Biggest listed firms in UK show fall in gender diversity over past year
Gender diversity among Britain's biggest listed companies declined over the past year, despite evidence showing that a higher proportion of female executives could help nearly double profits.
The annual Women Count report by The Pipeline, which delivers female leadership programmes, said the number of FTSE 350 companies with no women on their executive committee increased since 2016, with eight more firms operating with all-male boards.
It also found that the proportion of female executives across those firms stayed the same at only 16%, while 65 of 791 executive directors were women - totalling less than 10%.
It means the majority of UK-listed firms are failing to reap the financial benefits of greater gender diversity.
According to The Pipeline, companies with executive committees that are at least 25% female see net profit margins nearly double compared with those with no women in leadership positions.
If all firms in the FTSE 350 performed similarly to those with a higher proportion of of female execs, those companies could have made an £5 billion all together.
Pipeline co-founder Lorna Fitzsimons said the report should be a "wake-up call" for corporate UK.
"This report is ringing a very loud alarm bell for business. With agendas dominated by Brexit, the focus on gender diversity at senior levels has been slipping.
"Women Count shows there is an increase in profit for companies who have over 25% women on their executive committees. In this post Brexit era, can this return be ignored by other companies?"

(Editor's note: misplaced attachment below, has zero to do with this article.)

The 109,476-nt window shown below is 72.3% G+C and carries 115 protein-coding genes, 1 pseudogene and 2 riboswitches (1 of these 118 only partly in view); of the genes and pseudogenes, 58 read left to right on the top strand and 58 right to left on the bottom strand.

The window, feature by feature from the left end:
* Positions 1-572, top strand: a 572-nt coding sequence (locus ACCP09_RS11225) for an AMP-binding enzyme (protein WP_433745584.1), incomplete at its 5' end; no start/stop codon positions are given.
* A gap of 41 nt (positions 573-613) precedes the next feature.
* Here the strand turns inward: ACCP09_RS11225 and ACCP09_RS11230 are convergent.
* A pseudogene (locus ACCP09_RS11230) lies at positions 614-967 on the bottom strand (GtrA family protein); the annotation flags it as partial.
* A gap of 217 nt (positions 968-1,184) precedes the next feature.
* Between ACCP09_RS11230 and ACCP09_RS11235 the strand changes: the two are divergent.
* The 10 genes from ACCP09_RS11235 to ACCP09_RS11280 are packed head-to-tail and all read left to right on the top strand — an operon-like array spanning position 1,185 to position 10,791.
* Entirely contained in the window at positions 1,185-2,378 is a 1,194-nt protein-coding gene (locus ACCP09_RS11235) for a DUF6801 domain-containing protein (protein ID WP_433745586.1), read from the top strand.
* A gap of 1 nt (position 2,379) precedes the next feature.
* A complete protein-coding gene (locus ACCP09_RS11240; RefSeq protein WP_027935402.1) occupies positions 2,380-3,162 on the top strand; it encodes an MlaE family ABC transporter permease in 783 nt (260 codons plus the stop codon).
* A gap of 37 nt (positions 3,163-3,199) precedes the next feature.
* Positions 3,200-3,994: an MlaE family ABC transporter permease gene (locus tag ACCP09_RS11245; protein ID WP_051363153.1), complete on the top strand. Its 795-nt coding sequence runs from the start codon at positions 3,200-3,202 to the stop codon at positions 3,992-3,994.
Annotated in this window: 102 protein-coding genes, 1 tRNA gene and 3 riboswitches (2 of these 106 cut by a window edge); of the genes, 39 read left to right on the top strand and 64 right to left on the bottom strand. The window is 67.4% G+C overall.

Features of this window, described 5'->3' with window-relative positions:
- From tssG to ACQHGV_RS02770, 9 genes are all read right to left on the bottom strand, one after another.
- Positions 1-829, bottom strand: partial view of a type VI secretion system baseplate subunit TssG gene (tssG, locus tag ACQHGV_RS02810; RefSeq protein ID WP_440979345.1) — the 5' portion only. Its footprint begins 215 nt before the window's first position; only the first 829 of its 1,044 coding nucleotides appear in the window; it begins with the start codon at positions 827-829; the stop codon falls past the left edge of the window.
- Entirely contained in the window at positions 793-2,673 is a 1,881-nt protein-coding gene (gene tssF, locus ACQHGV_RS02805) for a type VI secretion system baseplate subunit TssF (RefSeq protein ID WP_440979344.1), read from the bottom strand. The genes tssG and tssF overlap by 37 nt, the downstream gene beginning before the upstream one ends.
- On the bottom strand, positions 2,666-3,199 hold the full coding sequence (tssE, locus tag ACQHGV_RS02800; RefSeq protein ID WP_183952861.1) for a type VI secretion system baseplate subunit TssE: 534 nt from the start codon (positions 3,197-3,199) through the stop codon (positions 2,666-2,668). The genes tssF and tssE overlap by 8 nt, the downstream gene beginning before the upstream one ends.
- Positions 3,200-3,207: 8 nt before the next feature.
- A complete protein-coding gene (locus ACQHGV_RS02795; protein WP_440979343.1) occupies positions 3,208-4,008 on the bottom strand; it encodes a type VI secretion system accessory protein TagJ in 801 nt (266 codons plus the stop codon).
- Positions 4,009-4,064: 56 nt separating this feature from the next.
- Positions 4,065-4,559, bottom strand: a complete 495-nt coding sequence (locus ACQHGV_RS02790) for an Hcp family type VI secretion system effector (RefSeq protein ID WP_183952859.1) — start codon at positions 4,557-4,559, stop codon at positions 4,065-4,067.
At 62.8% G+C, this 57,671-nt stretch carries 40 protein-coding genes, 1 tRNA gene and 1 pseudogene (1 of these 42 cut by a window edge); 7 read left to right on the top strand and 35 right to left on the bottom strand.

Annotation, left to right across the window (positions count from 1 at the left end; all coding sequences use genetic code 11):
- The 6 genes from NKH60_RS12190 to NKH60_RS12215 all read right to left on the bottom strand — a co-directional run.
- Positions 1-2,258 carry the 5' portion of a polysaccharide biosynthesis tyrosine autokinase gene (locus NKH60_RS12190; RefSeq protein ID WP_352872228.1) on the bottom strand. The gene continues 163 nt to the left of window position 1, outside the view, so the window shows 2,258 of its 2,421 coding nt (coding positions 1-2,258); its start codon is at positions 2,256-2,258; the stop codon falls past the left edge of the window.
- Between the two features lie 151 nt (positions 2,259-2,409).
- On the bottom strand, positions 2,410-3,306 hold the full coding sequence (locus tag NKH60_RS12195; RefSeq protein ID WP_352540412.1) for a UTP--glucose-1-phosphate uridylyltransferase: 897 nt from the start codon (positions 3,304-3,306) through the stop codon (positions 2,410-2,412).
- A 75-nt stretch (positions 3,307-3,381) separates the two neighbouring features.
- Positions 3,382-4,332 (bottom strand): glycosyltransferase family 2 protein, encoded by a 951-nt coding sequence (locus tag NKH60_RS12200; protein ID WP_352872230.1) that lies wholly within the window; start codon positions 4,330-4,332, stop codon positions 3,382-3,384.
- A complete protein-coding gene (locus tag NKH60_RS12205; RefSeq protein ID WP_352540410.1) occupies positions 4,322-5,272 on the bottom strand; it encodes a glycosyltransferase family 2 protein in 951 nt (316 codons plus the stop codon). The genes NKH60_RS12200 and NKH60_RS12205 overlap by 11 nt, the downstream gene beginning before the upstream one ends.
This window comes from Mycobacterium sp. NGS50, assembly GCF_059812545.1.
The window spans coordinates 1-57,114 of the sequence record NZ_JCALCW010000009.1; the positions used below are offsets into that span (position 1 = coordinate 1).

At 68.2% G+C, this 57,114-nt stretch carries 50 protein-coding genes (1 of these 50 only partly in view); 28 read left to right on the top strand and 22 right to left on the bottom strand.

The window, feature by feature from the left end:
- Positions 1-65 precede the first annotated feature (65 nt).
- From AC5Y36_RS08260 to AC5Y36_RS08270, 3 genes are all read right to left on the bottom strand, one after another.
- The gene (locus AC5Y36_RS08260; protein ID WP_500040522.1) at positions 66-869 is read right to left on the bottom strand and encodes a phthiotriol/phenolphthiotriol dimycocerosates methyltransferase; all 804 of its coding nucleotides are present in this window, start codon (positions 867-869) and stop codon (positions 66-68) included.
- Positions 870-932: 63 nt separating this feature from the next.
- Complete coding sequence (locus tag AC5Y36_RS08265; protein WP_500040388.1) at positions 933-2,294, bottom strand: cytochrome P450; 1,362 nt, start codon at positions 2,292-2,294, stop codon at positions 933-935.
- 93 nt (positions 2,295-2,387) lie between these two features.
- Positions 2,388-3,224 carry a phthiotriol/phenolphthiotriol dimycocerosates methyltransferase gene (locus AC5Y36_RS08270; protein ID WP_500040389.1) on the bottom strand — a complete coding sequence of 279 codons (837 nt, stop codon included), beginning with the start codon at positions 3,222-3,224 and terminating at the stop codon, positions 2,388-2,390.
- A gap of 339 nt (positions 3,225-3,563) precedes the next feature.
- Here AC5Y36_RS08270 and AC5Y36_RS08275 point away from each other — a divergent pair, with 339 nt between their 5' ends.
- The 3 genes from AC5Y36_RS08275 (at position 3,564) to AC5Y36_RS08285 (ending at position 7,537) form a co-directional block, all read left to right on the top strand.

The retail sector was singled out as having been "very successful" at appointing women to executive roles, with one in two companies boasting committees that are at least 25% female.
Meanwhile, Resource and utility firms - particularly electricity, oil, gas, steam, waste and water companies - were within the top quartile of firms with 25% of their exec team made up by women, the proportion of women in profit and loss roles and executives on their main boards.
"Nevertheless, this only really demonstrates that this sector performs better than others," a summary of the report explained.
"The fact remains that the number of women in senior roles across the FTSE 350 is low and every sector can do more to improve."
The report also found that overall, most female executives are appointed to "functional" roles like human resources, marketing, legal and compliance.
Meanwhile, the percentage of women in profit and loss roles amongst FTSE 350 executive committees has dropped from 38% to 35%.
Ms Fitzsimons said firms will have to do more to address gender diversity if they hope to meet Government targets that aim to see women make up at least 33% of directorships by 2020.
"This is not an equality issue. This is an economic issue and there are signs we are starting to slip back.
"This report should serve as a call to arms for us all."